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1 TechBrief Introduction Leveraging Redundancy to Build Fault-Tolerant Networks The high demands of e-commerce and Internet applications have required networks to exhibit the same reliability as the public switched telephone network. Fault-tolerance and redundancy have become critical differentiators for networking equipment. High availability networks must continue to operate when components fail unexpectedly and also during planned network upgrades and changes. Redundancy protects the network in both situations. By eliminating single points of failure network designers can create highly resilient networks for mission-critical applications. But high availability networks require more than just redundant hardware. The network must also have the intelligence to optimize the use of those redundant components. Network software must take into consideration the impact of component failures on the Layer 2 and Layer 3 protocols that enable communications within a network. Extreme Networks provides both the hardware redundancy and the intelligent software required by highly resilient networks for mission-critical applications. Physical Redundancy Extreme s high availability networking strategy begins inside of each BlackDiamond chassis switch and Summit stackable switch. The key components of an Extreme switch are replicated to ensure continued operation if a component fails. This redundancy includes power supplies and switch fabrics. Dual Load-Shared Power Supplies Extreme s BlackDiamond chassis switches are configured with dual load-sharing power supplies. Each of these power supplies has enough capacity to power the entire chassis, but in normal operation half of the required current is drawn from each power supply. A benefit of this load sharing is that the reduced current draw prolongs the life of the power supplies. If a power supply does fail, the other will support the chassis until a replacement can be fitted. Another key benefit is that each power supply can be connected to a physically separate power source. Most data centers are wired with at least two separate circuits because power source failures are more likely than power supply failures. Some competitive products are configured with N+1 power supplies. This offers some redundancy, but the problem with this approach is that the individual power supplies cannot sustain the entire chassis. Therefore, if an input circuit fails, it causes the device to stop functioning, or stop supplying power to certain I/O blades in the device causing an unpredictable brown out situation. Extreme s Summit stackable switches can optionally be connected to SummitRPS redundant power supplies that provide backup capabilities similar to the BlackDiamond chassis switch power supplies. Each SummitRPS provides redundant power supply support for up to two Summit switches. Redundant Switch Fabrics The switch fabric is essential to the operation of a switch because it handles the packet flows between ports. Because the switch fabric is critical to the operation of a switch, BlackDiamond switches are designed with fully redundant switch fabrics. A unique feature of Extreme s redundant switch fabrics is that in normal operation both are fully active and the switch uses both the primary and secondary fabrics for data flow. The advantage of this design is that the switch is constantly using the secondary switch fabric. If the primary fails there is no doubt that the secondary is ready to take over. 1 Switch Module 2 Switch Module 3 Switch Module Switch 8 Module 64 Gbps Switch Fabric 64 Gbps Switch Fabric Eight Load-Shared Gigabit Links A Fault-Tolerant Switch Fabric and System Management B In a BlackDiamond chassis, a single fabric provides four channels to each I/O slot and each channel is 1 Gbps, full duplex. The addition of a second switch fabric module doubles the number of channels to each slot from four to eight.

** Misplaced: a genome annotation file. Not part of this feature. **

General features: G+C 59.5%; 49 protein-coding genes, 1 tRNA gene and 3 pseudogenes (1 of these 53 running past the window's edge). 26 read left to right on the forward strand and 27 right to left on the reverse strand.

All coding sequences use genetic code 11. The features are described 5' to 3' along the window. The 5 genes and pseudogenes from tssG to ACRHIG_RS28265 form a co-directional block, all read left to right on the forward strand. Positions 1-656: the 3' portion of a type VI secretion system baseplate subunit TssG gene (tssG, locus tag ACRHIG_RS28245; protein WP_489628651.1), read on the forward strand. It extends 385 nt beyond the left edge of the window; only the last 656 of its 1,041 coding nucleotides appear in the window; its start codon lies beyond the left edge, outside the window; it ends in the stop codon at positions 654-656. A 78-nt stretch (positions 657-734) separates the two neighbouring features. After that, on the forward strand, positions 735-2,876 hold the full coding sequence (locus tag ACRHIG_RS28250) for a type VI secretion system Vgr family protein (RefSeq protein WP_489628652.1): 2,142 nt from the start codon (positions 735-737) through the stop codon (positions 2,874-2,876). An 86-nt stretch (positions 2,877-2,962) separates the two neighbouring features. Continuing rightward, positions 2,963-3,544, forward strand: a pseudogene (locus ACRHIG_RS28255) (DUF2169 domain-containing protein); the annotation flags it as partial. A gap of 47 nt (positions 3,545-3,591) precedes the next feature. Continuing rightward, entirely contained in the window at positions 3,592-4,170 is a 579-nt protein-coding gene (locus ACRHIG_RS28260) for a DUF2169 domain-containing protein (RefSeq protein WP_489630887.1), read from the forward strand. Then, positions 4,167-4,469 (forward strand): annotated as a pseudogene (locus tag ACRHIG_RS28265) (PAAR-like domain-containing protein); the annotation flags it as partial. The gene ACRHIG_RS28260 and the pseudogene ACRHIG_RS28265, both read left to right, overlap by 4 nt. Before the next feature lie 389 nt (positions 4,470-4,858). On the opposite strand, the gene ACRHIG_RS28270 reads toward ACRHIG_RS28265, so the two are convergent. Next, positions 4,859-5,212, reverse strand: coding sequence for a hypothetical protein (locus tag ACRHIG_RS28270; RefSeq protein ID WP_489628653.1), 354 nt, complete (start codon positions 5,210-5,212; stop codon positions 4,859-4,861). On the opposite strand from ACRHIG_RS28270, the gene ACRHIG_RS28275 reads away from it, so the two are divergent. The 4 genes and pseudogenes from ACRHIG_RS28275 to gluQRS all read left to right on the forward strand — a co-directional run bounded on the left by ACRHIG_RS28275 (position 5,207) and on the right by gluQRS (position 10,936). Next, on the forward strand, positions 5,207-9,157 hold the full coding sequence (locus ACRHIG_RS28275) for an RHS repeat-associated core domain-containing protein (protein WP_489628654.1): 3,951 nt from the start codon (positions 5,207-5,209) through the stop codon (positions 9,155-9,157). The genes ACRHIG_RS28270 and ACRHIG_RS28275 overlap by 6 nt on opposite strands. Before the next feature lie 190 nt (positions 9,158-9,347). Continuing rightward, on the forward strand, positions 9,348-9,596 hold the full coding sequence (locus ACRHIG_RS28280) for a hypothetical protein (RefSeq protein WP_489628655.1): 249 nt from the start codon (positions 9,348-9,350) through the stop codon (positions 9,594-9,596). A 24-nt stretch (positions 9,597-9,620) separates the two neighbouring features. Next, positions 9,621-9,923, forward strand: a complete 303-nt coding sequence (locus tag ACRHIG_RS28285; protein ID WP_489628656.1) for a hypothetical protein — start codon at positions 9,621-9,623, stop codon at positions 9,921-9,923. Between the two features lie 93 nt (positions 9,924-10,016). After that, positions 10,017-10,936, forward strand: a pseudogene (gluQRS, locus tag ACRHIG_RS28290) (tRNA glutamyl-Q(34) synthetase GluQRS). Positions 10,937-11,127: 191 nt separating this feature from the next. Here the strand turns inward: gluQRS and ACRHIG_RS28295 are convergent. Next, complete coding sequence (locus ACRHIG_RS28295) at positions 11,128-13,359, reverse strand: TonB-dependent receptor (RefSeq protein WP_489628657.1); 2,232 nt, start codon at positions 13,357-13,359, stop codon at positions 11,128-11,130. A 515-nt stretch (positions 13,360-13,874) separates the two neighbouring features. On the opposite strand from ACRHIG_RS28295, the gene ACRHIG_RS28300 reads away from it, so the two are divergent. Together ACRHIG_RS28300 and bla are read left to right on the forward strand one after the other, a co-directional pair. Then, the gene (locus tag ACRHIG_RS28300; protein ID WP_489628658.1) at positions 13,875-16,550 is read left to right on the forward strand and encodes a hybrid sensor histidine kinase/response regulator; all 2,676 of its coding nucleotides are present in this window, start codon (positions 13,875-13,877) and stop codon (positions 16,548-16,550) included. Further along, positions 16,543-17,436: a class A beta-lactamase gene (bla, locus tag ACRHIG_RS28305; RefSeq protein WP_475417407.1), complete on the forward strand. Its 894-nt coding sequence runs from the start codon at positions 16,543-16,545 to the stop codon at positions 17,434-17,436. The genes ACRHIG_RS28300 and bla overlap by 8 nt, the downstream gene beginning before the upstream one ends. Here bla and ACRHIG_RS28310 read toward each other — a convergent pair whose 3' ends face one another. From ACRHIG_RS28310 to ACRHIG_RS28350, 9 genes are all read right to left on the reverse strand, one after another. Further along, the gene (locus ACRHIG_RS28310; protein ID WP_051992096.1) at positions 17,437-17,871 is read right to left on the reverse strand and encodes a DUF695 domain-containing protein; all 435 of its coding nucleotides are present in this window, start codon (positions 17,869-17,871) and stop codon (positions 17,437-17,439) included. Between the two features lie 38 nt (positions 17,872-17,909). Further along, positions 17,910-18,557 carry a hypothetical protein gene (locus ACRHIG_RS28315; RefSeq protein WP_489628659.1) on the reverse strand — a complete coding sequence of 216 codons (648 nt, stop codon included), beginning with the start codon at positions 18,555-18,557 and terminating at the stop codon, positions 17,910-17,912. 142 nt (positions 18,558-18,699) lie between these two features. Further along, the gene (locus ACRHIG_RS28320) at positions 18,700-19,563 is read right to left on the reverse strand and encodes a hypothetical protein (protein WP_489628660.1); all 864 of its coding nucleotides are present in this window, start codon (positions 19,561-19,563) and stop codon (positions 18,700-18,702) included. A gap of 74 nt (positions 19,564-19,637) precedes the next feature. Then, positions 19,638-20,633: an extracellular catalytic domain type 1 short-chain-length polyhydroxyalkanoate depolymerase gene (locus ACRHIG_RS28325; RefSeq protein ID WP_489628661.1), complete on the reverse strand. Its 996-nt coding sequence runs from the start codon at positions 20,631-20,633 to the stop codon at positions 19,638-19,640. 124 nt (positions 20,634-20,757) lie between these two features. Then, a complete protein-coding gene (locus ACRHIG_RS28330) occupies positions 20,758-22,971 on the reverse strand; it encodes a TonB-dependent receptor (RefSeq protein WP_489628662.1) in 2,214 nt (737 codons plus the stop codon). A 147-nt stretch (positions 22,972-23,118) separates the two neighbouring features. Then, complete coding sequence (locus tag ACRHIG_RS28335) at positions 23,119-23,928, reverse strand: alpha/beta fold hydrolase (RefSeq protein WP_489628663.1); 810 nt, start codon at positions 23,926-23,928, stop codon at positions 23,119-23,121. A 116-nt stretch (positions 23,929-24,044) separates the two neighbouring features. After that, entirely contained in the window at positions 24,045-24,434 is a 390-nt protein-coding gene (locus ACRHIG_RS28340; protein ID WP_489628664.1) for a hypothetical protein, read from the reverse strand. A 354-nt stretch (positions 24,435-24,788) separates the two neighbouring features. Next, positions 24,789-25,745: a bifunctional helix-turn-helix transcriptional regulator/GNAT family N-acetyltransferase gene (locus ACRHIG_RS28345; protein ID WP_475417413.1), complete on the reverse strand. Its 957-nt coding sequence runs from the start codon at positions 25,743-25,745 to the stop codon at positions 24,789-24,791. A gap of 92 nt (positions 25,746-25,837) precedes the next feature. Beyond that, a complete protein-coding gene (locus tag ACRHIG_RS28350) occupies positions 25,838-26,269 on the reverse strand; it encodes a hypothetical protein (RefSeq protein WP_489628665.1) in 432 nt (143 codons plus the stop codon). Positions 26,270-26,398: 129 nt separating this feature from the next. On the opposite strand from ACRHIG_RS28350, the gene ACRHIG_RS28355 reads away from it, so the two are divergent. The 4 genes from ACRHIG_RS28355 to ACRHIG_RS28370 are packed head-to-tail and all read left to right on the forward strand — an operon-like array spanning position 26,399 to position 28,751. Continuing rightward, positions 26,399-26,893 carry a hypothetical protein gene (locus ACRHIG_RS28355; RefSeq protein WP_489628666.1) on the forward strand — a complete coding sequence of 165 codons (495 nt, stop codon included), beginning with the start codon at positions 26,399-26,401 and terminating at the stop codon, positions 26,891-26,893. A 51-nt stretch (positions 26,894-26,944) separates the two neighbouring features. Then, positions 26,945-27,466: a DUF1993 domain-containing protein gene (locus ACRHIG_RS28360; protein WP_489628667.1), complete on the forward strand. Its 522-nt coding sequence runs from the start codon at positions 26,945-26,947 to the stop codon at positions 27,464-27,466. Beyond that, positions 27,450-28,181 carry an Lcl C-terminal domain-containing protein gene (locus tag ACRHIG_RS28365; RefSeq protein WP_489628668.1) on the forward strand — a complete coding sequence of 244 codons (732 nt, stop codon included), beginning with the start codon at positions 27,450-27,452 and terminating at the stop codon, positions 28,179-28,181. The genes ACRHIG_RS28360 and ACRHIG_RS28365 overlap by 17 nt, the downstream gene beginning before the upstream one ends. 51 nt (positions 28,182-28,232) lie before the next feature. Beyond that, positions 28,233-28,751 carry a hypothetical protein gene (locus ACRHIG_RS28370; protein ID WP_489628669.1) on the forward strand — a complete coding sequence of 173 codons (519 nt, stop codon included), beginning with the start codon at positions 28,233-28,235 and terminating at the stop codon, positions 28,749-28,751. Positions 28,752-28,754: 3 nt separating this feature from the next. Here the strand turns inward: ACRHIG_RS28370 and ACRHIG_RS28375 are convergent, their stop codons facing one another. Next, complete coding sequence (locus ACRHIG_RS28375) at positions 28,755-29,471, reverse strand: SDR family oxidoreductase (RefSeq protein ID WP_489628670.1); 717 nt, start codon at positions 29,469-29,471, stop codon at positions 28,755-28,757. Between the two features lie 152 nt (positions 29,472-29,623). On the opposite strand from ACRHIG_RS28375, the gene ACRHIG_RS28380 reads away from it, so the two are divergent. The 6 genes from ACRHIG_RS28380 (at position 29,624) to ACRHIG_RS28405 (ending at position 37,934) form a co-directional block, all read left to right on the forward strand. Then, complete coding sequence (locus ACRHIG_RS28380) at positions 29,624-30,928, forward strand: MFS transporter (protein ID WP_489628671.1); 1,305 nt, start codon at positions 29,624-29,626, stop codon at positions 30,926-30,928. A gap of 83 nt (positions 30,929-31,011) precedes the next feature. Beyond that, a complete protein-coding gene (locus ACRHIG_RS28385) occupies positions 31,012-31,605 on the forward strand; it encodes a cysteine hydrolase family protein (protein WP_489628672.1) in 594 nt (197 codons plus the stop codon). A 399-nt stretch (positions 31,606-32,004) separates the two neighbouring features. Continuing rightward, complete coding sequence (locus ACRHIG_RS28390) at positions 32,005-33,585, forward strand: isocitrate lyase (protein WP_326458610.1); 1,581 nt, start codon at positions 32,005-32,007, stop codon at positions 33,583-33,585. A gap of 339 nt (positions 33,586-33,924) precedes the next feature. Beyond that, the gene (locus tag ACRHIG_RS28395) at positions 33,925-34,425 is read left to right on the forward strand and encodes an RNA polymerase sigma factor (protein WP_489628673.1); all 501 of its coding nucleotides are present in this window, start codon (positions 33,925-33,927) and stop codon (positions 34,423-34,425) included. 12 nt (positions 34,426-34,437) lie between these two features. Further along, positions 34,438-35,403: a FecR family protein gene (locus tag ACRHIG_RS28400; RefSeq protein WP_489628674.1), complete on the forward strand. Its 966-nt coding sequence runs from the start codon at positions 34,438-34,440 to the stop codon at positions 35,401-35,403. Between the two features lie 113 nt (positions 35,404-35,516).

2 If the primary switch fabric fails, the switch will perform a soft reboot and continue operation on the other switch fabric. If the secondary switch fabric fails, the primary switch fabric will handle all of the traffic by itself, and notify management systems that the secondary switch fabric has failed. A secondary switch fabric failure does not require a soft reboot, and will result in zero downtime. BlackDiamond switch fabrics are also easily replaceable and there are no active components on the backplane. This means that the failure of an active component, such as an ASIC or processor, will not cause the switch to stop functioning or function in an unpredictable manner. Competitive products utilize a crossbar switch fabric that includes active components. These devices contain very complicated ASICs that may fail under high heat or other conditions, causing the entire backplane of the device to be replaced, not to mention the complete failure of the device. Hot Swappable Modules All modules in the BlackDiamond chassis, including the switch fabrics, are hot swappable. This enables modules to be replaced without rebooting or resetting the switch, and the replacement of one module does not affect the operation of any other modules. Hot swappable components enable the network to continue operation when a switch component fails or when switch configurations are changed. Redundant PHY The first Layer 1 redundancy feature is the redundant PHY capability that is designed into the physical network interface of Extreme Networks switches. Redundant PHY is a protocol-independent IEEE 802.3z standards-based mechanism that enables a primary and secondary port to share a logical switch interface. Redundant PHY provides the industry s fastest failover to a redundant network path. This redundant port can be connected to the same switch as the primary, or for increased resiliency, it may be connected to a different switch, in dual-homed cores. reconfiguration is necessary just plug and play. The primary and secondary or backup ports use the same logical switch interface but are presented as different physical ports on the switch. This provides a very simple, low cost way of implementing redundant links on a single switch port. Redundant PHY will make the secondary link active only if the primary link has failed. When a primary link fails the secondary link is activated almost instantly in less than one second. Failover is fast because failures are detected at the physical link layer and because network communication continues to use the same logical port there is no need to find a new route or tree when a failure occurs. Additional control over failover and failback characteristics is offered by Extreme s SmartRedundancy. This feature controls bring-up and failback characteristics of redundant PHYs by using only the primary if it is available. Fail back from the redundant link to the primary link occurs automatically once the link is restored. This feature is also used in conjunction with link aggregation as outlined below. Extreme Networks Wiring Closet Solutions 8 In this diagram, the redundant port can be connected to the same switch as the primary, or for increased resiliency, it may be connected to a different switch in dual-homed cores. 8 8 SmartRedundancy provides additional control over failover and failback characteristics. In this diagram, SmartRedundancy is used in conjunction with link aggregation. Physical and mechanical redundancy is critical to building a reliable network, but hardware component reliability is just the beginning. Extreme switches also include several features that enhance Layer 2 resiliency. 2